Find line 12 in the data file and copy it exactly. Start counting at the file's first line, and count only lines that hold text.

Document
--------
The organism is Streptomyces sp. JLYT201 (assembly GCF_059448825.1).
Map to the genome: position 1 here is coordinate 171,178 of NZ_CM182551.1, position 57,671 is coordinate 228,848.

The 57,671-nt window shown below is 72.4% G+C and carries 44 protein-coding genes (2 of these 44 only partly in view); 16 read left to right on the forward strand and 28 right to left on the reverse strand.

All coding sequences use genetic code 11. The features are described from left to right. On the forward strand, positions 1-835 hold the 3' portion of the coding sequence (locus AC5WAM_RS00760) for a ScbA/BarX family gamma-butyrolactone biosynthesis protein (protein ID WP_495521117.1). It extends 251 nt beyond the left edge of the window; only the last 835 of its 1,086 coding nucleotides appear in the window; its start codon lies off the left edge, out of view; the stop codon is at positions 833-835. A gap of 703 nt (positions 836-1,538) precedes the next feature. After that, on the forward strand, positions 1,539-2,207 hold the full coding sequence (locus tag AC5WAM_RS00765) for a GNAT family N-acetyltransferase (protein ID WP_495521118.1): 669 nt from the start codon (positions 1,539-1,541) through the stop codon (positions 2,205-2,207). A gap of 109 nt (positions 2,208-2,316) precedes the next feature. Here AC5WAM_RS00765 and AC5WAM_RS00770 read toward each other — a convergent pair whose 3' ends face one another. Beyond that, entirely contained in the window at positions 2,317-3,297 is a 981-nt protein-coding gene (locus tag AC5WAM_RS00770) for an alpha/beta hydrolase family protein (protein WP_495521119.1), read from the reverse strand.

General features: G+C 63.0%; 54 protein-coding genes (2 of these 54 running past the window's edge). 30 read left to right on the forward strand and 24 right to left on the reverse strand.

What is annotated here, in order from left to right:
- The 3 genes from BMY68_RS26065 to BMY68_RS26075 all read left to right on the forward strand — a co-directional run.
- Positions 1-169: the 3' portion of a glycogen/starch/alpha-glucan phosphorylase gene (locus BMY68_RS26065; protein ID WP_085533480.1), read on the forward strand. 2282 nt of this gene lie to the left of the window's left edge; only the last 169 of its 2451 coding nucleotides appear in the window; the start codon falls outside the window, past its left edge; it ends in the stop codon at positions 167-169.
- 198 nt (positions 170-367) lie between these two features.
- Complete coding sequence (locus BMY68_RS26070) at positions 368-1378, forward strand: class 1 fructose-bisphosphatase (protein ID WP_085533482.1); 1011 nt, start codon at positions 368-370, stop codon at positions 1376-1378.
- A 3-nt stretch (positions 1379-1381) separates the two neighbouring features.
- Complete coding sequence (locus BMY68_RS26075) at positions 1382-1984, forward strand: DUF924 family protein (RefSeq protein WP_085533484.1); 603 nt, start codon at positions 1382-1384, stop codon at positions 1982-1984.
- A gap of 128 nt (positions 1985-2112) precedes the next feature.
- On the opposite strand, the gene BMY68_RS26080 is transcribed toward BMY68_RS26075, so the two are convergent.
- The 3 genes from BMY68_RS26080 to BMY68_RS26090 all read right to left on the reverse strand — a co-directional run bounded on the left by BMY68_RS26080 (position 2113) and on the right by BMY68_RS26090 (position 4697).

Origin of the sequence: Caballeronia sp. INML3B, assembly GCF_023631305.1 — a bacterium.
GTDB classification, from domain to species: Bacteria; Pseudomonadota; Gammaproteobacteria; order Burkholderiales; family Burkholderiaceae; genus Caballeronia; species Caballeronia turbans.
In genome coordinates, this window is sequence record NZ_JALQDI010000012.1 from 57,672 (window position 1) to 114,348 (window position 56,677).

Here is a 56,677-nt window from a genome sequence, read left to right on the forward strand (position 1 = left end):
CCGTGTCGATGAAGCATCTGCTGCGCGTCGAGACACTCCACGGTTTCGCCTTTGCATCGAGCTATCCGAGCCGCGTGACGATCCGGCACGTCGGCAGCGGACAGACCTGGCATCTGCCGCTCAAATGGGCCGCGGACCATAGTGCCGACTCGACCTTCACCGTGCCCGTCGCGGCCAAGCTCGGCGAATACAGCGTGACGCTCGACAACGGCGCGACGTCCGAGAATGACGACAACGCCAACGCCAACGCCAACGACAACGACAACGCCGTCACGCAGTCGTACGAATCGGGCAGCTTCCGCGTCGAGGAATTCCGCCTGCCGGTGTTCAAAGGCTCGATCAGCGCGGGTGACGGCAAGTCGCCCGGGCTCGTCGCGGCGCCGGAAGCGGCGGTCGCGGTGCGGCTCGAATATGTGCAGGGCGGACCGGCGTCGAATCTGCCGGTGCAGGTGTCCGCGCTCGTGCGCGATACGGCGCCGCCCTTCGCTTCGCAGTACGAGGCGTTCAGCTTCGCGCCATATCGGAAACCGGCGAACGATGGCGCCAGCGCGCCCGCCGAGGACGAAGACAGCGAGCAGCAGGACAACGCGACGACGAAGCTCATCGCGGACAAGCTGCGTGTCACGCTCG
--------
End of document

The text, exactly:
- Complete coding sequence (locus BMY68_RS26075) at positions 1382-1984, forward strand: DUF924 family protein (RefSeq protein WP_085533484.1); 603 nt, start codon at positions 1382-1384, stop codon at positions 1982-1984.